i'll see if I can do this with some pictures. unfortunately i'm going the other way, using a 16:9 screen, but I think you should get a better understanding of what zooming in with the projector(that is still projecting 16:9) can show what looks like a full size 2.35:1 aspect ratio image.

here is my 16:9 screen


here it is with 16:9 content, nothing confusing yet...


now here is the lens shift guide on the jvc. the grid lines show a 2.35:1 AR in the middle, 16:9 around the outside, and where 'overscan' would crop the image if you used it(you shouldn't). as you can see, I have the 16:9 set here, the outermost lines hit the edge of my screen.


now, when i'm watching 2.35:1 content, I would adjust so that the 2.35:1 guidelines hit the edge of my screen(I roll my 16:9 up part way). you can even see the top edge of the projector's image shining on my ceiling


and here is the 2.35:1 content showing


and finally with my screen rolled up to match. notice you can't see anything above or below the screen, but the projector is in fact displaying 'black bars' above and below.


my recommendation is to get yourself familiar with your projector, and go with a 2.35:1 screen and use lens memory to achieve constant image height. you sound similar to me, I find 16:9 images too tall when they are the same width as my preferred size 2.35:1 image.

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post #8 of 36 Old 08-06-2013, 12:13 AM - Thread Starter
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Thank you so much for taking the time to do that!!!
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post #9 of 36 Old 08-06-2013, 12:39 AM - Thread Starter
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I'm told that on a 120" 2:35 screen that 2:35 content will have an image that is 47" by 110"


I used Iron Man on Bluray to try out some sizes since it's letterboxed which i assume means its 2:35 content,

I zoomed out the viewable movie image to a width of 110 but the height was 46"

Zooming the height of the image to 47" resulted in a width of 112"

I then zoomed the screen out as big as it would go.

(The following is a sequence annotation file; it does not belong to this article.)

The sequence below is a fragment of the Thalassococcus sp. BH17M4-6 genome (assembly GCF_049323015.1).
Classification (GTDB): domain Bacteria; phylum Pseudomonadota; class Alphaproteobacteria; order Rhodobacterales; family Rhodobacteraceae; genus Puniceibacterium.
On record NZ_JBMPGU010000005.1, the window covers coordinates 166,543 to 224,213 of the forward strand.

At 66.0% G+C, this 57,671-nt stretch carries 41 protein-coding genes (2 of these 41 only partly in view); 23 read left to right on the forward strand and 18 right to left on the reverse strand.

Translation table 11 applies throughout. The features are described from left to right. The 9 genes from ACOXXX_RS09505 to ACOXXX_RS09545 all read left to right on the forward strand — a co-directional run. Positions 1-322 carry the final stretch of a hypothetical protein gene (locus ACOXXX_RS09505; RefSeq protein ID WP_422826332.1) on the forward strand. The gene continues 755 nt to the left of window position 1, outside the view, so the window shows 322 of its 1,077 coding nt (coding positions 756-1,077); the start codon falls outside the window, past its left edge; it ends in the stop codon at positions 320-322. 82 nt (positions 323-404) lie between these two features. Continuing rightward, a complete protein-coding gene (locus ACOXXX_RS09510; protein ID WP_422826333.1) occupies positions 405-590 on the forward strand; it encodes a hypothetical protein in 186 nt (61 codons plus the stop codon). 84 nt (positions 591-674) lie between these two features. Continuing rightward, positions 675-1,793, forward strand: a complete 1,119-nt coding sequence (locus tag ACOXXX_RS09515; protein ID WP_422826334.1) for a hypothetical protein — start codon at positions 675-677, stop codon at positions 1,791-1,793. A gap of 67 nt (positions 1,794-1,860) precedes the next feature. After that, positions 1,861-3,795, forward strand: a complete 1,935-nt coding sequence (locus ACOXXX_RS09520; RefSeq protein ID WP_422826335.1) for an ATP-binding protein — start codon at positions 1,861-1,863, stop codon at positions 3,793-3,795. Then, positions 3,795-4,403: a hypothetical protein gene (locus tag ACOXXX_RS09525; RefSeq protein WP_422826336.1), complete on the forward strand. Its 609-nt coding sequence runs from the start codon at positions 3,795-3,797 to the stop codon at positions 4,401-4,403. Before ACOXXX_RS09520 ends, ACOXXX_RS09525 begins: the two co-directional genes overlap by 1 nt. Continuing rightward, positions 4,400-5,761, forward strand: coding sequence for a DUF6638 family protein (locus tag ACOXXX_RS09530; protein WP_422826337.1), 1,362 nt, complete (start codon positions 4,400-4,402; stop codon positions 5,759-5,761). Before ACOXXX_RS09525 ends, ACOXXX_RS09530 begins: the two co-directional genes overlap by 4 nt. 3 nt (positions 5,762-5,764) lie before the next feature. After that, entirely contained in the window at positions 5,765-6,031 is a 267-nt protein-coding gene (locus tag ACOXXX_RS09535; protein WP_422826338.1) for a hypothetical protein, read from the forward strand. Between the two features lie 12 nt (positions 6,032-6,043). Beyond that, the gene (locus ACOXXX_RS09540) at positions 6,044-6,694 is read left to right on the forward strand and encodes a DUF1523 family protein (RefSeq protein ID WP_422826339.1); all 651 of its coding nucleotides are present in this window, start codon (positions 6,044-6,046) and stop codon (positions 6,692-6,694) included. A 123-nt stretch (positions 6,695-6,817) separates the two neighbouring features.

The overall dimensions were 64" by 115"

Zoomed as big as possible the letterbox iron man image was then 48" by 115" (not including the black bars)


Questions and thoughts......



I'm still not clear on how the 2:35 content would look different on a 16x9 screen vs a 2:35 screen.



I really like the way the iron man image looks at 48" by 114.5". Granted it's being projected on a dark wall and I can;t see the black bars but I'm happy with the size of the image I can see.


I wouldn't want an image that has less height or width. 48" by 115" looks really good to me


So I'm happy with how 2:35 content looks on a 133" 16x9 screen

What size 2:35 screen would I need to get for the image to be 48" by 114.5" ??


The only drawback I can see is that while the 2:35 content looks good to me on the 133" 16x9 screen......16x9 content on the 133" screen would be too big for my viewing distances. 16x9 image on a 120" 16x9 screen is more my speed.
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post #10 of 36 Old 08-06-2013, 12:54 AM - Thread Starter
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Looking at Screen Innovations website..

A 120" 2:35 screen has a viewable height of 47" and viewable width of 110". So an inch shorter and 5 inches less wide then what i would prefer.


A 133" 2:35 screen has a viewable height of 52" and viewable width of 122".


My max width is 115" so that rules out the 133" 2:35 screen.


I have heard people say the trade off with a 2:35 screen is that 16x9 content is smaller then they would prefer.

In this instance 16x9 content would be bigger then I would prefer on a 16x9 screen thats big enough for me to be happy with 2:35 content on it.
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post #11 of 36 Old 08-06-2013, 05:41 AM
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Quote:
Originally Posted by nflguy View Post

I'm still not clear on how the 2:35 content would look different on a 16x9 screen vs a 2:35 screen.

There's no difference in how it looks on one screen vs the other, other than on a 2.35:1 screen it will be relatively larger than 16:9 as it was intended to be, rather than smaller (as you get when you show it on a 16:9 screen).
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What size 2:35 screen would I need to get for the image to be 48" by 114.5" ??